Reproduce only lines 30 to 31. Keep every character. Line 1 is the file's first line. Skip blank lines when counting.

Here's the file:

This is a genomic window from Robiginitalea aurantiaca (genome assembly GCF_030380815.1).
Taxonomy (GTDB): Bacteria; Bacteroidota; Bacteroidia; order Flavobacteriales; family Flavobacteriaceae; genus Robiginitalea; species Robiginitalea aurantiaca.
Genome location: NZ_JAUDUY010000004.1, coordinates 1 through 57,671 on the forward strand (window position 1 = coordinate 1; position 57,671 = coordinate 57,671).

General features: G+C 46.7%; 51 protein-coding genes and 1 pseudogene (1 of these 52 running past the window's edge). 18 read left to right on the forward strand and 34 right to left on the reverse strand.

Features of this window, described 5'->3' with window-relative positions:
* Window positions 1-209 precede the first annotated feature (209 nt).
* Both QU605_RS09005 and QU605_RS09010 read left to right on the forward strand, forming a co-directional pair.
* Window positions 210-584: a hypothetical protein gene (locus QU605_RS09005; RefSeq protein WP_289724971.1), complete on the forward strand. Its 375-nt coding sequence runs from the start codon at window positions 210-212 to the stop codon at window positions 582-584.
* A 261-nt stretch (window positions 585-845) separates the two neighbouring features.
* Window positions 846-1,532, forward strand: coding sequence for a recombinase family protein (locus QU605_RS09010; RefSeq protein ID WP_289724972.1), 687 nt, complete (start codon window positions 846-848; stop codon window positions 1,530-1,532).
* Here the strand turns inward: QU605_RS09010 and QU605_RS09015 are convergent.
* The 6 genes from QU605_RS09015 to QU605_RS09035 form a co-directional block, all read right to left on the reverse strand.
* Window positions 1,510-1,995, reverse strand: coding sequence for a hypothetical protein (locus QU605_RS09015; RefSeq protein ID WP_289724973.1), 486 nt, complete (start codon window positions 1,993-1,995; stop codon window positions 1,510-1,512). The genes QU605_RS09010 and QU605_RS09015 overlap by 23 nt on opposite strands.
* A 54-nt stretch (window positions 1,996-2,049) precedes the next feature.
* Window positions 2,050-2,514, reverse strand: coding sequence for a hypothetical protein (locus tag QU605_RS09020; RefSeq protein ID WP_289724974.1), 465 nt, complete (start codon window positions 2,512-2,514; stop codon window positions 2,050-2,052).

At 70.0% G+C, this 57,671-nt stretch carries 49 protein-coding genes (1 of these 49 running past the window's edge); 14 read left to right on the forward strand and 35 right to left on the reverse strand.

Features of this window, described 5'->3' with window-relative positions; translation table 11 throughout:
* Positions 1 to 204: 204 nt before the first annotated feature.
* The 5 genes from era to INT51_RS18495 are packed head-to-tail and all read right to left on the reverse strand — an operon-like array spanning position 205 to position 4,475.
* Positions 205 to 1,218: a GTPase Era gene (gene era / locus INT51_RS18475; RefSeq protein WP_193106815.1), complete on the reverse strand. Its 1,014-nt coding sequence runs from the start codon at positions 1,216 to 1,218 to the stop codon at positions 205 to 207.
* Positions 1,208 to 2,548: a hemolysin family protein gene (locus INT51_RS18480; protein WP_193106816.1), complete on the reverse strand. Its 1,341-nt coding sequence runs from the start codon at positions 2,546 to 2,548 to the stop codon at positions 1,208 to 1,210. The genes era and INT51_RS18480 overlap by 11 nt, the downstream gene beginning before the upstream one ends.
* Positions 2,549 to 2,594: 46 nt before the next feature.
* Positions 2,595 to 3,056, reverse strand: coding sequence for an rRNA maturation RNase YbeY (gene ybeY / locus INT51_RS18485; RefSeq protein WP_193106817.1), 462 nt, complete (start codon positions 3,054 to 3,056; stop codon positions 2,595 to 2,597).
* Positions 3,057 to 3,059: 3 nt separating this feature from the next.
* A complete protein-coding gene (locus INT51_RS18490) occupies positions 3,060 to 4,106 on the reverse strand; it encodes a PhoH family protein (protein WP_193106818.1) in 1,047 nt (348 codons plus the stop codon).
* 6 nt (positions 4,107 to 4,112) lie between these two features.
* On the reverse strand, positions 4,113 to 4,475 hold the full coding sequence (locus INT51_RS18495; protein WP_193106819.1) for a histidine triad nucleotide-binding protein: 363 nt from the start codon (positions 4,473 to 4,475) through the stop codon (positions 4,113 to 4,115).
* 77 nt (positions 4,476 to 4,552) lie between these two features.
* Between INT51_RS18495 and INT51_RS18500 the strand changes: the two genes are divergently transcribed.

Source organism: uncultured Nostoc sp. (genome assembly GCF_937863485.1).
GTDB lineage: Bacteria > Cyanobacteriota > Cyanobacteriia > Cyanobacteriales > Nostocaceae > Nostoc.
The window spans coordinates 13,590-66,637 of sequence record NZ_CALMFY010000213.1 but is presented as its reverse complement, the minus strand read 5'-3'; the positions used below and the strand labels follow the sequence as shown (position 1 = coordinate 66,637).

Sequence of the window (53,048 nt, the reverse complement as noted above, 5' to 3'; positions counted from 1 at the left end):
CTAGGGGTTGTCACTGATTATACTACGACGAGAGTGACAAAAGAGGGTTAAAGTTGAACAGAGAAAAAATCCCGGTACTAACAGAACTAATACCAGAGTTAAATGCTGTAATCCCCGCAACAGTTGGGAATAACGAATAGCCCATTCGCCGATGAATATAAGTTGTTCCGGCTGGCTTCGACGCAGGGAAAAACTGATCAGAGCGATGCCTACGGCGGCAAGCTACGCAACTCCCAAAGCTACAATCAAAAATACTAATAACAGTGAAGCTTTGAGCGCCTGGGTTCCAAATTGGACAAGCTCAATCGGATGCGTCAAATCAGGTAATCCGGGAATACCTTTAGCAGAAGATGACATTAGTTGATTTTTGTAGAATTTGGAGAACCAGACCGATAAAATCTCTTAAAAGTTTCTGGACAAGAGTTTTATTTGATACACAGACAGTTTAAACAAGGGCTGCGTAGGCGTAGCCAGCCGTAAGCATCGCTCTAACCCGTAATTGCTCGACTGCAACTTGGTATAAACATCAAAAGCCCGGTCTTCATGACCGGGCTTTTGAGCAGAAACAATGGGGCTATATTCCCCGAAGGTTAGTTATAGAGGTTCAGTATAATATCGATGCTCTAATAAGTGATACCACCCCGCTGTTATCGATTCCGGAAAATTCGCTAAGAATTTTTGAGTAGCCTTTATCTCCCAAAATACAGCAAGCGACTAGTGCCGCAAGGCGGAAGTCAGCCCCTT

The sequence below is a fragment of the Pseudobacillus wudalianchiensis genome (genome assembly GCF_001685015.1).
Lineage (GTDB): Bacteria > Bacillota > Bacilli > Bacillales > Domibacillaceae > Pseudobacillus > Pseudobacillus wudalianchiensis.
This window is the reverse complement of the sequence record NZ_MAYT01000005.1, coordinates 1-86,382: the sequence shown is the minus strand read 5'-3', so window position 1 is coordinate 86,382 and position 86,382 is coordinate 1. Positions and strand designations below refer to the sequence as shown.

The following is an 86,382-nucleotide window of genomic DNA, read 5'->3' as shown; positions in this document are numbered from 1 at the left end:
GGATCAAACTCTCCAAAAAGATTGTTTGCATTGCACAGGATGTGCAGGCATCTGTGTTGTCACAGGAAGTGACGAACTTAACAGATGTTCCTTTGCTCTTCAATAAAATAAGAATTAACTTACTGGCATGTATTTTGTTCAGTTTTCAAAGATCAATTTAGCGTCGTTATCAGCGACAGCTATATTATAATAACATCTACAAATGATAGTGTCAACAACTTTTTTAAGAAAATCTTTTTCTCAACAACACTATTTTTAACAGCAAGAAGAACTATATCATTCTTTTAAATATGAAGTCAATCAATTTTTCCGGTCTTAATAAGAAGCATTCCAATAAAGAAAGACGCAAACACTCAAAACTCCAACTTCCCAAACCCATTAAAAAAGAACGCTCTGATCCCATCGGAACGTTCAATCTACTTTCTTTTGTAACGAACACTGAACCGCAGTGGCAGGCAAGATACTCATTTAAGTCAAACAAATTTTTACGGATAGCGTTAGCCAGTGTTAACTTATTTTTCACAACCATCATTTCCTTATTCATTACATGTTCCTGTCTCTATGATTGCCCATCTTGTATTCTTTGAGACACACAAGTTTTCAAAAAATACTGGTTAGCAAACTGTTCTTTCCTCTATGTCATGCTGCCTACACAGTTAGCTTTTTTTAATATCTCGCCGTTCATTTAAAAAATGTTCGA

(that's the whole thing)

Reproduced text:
Source organism: uncultured Nostoc sp. (genome assembly GCF_937863485.1).
GTDB lineage: Bacteria > Cyanobacteriota > Cyanobacteriia > Cyanobacteriales > Nostocaceae > Nostoc.